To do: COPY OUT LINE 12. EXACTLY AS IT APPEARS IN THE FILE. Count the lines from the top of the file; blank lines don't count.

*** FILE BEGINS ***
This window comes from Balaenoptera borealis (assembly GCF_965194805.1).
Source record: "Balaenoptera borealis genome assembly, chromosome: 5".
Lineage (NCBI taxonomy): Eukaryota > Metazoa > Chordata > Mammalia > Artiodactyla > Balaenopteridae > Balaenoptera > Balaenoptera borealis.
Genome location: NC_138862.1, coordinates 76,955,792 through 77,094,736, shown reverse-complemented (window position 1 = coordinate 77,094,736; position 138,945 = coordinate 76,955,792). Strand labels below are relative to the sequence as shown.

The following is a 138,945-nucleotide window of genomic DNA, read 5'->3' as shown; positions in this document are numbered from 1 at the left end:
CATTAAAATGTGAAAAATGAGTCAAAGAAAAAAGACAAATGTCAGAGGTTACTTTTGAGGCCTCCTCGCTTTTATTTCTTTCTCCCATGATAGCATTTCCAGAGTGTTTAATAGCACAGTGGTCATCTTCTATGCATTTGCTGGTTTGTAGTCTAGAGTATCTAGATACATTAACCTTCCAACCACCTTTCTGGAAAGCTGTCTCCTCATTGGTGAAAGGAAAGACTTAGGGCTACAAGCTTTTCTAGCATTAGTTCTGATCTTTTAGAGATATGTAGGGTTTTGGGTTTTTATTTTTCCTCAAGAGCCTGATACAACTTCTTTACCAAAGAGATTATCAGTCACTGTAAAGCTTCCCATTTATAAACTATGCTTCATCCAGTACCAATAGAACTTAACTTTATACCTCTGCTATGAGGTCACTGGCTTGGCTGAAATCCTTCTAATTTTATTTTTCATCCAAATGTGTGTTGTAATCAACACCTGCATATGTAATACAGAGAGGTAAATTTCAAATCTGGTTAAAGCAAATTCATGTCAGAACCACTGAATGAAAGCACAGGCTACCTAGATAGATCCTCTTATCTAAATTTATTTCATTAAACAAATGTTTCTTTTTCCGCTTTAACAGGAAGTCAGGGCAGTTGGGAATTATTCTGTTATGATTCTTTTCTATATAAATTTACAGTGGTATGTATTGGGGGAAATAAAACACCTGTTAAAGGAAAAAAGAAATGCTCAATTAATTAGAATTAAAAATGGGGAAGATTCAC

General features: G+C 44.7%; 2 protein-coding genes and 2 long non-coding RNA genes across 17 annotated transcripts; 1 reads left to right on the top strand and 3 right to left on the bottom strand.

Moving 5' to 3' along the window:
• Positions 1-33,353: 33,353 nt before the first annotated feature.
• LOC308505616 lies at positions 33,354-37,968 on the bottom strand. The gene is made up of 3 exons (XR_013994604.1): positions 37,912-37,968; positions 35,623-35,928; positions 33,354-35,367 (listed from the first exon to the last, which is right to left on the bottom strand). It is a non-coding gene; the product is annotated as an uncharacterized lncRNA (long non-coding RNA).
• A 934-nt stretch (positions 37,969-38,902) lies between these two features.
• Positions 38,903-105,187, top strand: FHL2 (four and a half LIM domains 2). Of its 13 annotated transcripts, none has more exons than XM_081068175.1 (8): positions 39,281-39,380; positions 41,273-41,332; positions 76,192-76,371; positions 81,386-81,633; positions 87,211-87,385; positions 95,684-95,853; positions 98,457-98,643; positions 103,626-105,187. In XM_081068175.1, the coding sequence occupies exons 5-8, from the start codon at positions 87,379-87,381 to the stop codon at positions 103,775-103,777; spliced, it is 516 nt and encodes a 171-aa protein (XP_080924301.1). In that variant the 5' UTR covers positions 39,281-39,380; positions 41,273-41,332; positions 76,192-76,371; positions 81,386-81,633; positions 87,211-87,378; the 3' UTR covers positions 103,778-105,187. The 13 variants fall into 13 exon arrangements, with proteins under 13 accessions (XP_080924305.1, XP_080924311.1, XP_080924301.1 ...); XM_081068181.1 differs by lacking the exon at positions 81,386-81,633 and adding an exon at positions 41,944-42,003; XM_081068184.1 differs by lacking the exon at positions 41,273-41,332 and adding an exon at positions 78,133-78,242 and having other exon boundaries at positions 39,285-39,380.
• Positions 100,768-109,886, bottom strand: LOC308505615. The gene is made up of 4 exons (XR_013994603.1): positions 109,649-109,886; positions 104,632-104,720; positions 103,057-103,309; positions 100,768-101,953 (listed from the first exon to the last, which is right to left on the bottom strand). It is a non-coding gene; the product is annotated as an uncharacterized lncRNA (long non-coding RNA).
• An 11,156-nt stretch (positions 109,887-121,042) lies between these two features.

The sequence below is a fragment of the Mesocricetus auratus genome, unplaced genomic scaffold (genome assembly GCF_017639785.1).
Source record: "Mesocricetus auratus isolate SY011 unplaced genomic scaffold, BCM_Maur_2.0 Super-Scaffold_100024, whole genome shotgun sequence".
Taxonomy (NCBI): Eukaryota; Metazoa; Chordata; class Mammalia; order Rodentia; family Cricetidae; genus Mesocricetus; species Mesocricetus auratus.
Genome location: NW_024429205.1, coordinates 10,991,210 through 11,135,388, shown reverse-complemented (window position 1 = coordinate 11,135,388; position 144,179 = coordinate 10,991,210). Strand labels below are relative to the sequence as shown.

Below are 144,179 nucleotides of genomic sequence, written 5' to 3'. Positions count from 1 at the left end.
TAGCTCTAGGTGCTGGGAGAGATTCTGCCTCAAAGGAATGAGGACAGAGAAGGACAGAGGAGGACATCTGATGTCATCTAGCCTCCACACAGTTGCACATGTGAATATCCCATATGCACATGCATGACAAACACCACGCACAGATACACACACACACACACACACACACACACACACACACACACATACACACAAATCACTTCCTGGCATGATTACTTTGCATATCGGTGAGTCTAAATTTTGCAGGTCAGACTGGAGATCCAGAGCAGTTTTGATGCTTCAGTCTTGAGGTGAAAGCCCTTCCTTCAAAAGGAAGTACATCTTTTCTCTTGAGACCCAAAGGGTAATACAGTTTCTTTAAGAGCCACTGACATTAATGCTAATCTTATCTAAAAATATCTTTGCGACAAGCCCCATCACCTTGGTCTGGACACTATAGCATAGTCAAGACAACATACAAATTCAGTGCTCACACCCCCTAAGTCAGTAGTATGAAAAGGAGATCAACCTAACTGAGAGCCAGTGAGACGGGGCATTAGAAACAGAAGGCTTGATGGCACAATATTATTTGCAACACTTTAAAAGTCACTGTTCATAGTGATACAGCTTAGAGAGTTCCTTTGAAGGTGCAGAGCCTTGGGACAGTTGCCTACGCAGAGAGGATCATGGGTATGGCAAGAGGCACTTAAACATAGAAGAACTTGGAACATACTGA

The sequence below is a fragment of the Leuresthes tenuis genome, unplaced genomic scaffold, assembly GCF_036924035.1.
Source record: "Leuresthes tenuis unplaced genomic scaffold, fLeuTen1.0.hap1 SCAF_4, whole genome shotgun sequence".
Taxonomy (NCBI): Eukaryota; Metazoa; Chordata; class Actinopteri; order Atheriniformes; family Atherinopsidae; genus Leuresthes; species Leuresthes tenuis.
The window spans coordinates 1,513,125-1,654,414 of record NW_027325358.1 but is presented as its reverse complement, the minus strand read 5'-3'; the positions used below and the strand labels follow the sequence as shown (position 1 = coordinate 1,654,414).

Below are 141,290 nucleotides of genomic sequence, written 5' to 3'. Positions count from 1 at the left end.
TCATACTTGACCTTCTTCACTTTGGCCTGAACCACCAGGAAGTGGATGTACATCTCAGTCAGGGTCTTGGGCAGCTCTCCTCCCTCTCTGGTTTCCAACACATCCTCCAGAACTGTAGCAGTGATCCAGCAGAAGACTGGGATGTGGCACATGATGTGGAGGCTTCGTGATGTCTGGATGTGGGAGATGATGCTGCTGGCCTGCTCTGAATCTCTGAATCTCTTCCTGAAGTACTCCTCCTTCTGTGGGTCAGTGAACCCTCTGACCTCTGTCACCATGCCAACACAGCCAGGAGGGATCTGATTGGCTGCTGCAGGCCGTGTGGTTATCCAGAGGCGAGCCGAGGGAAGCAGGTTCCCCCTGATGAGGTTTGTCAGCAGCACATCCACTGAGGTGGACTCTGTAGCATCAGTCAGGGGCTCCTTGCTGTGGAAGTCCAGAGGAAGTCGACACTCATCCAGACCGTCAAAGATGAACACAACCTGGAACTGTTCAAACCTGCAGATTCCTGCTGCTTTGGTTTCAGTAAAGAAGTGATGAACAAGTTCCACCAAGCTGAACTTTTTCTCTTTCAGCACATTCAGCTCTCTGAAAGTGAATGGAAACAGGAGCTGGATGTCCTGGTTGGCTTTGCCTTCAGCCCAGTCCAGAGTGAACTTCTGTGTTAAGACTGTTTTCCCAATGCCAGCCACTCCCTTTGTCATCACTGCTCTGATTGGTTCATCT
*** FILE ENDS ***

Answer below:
• Positions 38,903-105,187, top strand: FHL2 (four and a half LIM domains 2). Of its 13 annotated transcripts, none has more exons than XM_081068175.1 (8): positions 39,281-39,380; positions 41,273-41,332; positions 76,192-76,371; positions 81,386-81,633; positions 87,211-87,385; positions 95,684-95,853; positions 98,457-98,643; positions 103,626-105,187. In XM_081068175.1, the coding sequence occupies exons 5-8, from the start codon at positions 87,379-87,381 to the stop codon at positions 103,775-103,777; spliced, it is 516 nt and encodes a 171-aa protein (XP_080924301.1). In that variant the 5' UTR covers positions 39,281-39,380; positions 41,273-41,332; positions 76,192-76,371; positions 81,386-81,633; positions 87,211-87,378; the 3' UTR covers positions 103,778-105,187. The 13 variants fall into 13 exon arrangements, with proteins under 13 accessions (XP_080924305.1, XP_080924311.1, XP_080924301.1 ...); XM_081068181.1 differs by lacking the exon at positions 81,386-81,633 and adding an exon at positions 41,944-42,003; XM_081068184.1 differs by lacking the exon at positions 41,273-41,332 and adding an exon at positions 78,133-78,242 and having other exon boundaries at positions 39,285-39,380.